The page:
Sunday, May 13, 2007

Coming Together

Last weekend when my old friend L. was visiting from San Francisco, we went to the Georgetown Flea Market (which oddly enough is now located in Arlington, Virginia, but still called the Georgetown Flea Market). I wanted to see if I could find a vintage tablecloth or runner for my new table.

No luck there, but I was stopped in my tracks by a very unusual -- and unusually compact -- rocking chair in very good condition. I wasn't positive I had a spot for it in my still-evolving living room, but I was strangely taken with it. I thought about the chair more when I got home, but L. -- though she is in every other way the most supportive friend anyone could ask for* -- was not too encouraging in seeing a place for it.

Well, I found myself thinking about the chair all week -- and there's usually a reason something like that won't let me go.
So I went back to the flea market today and bought it, having decided that with a little nudging and rearranging of other furnishings, I would probably have room for it. There was a possibility it might look cramped, but I took a chance.

Verdict: It's beautiful, it goes great in the space, and I couldn't be happier. It's a Colonial Revival platform rocker, probably from sometime between the turn of the century and the mid-twentieth century, according to woman who sold it to me.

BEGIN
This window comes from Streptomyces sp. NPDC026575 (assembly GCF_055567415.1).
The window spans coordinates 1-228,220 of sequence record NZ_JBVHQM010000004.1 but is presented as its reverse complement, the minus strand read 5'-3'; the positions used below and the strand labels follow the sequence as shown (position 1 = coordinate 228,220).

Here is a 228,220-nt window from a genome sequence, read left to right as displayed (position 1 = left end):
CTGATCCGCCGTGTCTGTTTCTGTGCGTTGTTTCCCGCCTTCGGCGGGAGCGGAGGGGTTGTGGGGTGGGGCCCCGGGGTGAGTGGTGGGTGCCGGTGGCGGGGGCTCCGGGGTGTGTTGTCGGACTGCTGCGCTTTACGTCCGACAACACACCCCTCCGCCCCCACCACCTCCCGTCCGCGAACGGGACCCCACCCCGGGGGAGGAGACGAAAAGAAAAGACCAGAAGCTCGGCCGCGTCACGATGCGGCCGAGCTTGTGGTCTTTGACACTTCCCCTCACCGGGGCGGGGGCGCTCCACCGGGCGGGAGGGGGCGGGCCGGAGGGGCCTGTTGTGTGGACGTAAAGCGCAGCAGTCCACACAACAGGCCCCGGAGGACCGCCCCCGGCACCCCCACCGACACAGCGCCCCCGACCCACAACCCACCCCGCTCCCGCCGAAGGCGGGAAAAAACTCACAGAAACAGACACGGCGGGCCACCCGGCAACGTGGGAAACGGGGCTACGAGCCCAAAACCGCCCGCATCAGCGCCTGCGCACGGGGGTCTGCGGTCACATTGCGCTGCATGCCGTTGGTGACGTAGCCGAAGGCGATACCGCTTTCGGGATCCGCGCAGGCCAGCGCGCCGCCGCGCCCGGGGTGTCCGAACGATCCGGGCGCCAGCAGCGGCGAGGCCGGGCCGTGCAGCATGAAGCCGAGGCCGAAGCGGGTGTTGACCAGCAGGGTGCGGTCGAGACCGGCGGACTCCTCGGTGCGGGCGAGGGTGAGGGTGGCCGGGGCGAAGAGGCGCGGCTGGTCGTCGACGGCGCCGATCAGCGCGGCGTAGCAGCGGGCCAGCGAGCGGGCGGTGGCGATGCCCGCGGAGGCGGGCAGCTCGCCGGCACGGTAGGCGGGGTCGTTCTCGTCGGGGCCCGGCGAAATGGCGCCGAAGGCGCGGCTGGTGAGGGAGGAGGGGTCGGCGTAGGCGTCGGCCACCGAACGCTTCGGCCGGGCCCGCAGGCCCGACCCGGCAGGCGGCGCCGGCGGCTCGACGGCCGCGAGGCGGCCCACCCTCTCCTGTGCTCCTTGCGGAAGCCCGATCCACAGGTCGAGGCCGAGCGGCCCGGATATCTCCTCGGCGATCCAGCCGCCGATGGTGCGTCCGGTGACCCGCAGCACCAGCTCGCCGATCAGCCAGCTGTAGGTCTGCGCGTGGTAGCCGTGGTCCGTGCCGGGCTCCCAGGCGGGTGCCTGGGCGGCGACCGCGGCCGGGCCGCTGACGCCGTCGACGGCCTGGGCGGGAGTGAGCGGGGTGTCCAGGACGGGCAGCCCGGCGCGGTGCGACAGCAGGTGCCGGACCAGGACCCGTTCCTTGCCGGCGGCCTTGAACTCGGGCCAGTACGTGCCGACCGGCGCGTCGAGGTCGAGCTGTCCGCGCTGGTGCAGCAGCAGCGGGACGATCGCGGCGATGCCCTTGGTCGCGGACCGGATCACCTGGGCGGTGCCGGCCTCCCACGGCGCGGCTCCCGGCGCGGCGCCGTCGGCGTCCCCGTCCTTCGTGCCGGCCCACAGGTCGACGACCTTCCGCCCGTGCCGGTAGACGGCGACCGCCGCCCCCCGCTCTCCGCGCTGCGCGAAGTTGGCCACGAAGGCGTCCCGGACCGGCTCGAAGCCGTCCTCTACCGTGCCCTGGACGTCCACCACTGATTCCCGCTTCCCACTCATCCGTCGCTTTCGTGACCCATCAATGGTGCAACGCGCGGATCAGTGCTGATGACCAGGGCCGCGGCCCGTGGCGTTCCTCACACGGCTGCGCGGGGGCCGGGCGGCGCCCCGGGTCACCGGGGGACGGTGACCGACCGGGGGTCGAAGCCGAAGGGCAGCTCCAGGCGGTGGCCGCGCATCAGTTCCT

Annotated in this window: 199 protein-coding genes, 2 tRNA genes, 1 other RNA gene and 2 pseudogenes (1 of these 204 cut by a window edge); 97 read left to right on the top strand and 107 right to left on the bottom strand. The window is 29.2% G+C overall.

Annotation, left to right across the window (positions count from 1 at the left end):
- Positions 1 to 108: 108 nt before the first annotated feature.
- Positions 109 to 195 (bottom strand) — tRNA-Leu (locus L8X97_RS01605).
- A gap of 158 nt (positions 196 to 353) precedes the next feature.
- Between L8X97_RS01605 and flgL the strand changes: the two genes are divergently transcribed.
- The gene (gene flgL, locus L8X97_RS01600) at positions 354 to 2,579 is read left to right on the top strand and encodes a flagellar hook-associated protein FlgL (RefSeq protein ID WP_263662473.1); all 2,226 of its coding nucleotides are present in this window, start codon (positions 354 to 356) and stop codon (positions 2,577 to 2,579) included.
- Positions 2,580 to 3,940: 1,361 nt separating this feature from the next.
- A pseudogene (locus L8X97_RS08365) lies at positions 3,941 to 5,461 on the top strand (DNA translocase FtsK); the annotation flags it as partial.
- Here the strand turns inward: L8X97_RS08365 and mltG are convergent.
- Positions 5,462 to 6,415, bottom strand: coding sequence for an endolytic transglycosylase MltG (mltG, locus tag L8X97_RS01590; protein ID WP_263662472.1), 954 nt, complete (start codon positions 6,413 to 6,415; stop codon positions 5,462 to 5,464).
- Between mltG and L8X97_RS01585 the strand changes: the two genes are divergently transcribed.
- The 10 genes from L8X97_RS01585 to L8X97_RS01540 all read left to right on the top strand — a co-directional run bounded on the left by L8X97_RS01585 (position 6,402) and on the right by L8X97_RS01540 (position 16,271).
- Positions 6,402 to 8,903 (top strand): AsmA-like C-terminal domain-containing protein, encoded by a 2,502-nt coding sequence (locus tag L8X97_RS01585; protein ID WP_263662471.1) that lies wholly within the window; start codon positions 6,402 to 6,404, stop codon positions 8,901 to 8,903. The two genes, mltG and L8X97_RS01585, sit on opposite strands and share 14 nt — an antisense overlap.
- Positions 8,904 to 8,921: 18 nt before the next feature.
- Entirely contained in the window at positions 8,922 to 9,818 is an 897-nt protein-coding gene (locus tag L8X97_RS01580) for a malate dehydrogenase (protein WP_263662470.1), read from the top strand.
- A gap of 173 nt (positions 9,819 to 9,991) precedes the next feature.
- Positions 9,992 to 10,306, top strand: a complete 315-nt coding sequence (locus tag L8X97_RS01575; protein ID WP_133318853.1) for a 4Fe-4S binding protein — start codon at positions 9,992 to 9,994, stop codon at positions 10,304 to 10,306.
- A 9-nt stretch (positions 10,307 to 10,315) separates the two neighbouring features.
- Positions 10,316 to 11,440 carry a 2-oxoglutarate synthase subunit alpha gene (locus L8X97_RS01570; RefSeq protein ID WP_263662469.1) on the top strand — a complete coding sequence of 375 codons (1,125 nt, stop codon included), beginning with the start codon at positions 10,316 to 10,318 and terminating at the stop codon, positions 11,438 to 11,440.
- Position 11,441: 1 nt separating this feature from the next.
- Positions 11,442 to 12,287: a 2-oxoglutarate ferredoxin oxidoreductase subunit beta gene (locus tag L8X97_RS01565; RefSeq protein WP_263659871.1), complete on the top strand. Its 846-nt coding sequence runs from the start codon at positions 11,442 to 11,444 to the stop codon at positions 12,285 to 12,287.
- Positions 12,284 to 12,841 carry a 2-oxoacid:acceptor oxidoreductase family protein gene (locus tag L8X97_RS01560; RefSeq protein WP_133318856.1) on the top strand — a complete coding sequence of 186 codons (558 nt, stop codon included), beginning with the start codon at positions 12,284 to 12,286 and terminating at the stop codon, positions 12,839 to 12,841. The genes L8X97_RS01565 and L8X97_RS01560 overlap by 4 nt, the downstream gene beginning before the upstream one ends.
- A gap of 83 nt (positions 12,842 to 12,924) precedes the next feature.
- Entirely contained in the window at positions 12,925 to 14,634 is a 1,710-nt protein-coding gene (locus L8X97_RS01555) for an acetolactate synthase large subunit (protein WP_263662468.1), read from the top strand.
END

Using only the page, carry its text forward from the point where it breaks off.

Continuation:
Usually, at flea and antique markets I'm overwhelmed with the wares and don't know how anyone sees through the mass of merchandise to pick out a gem. But this was one of those times a voice spoke to me, and I listened. I needed another seating element opposite my sofa, and this is just the ticket. It's comfortable and sturdy.

As long as I've got the camera out, below is the famous custom-made table that I drove to New York City to pick up. The way the photo is cropped, you can't see how well the proportions -- 25 by 48 inches, with 12-inch extenders on either end (not pictured) -- work in my small living room. But trust me, they do.

* L. and I met 19 years ago in graduate school. She's now married with two little boys. Three-plus years ago, when I e-mailed her that my ex and I had broken up and I'd moved out, she wrote: "I don't know what to say -- except would you like a visit?" And within weeks she was here, having flown across the country, leaving her boys with her wonderful, handsome husband. And she did it once again this time -- though the occasion last weekend was a retirement party for two former professors of ours.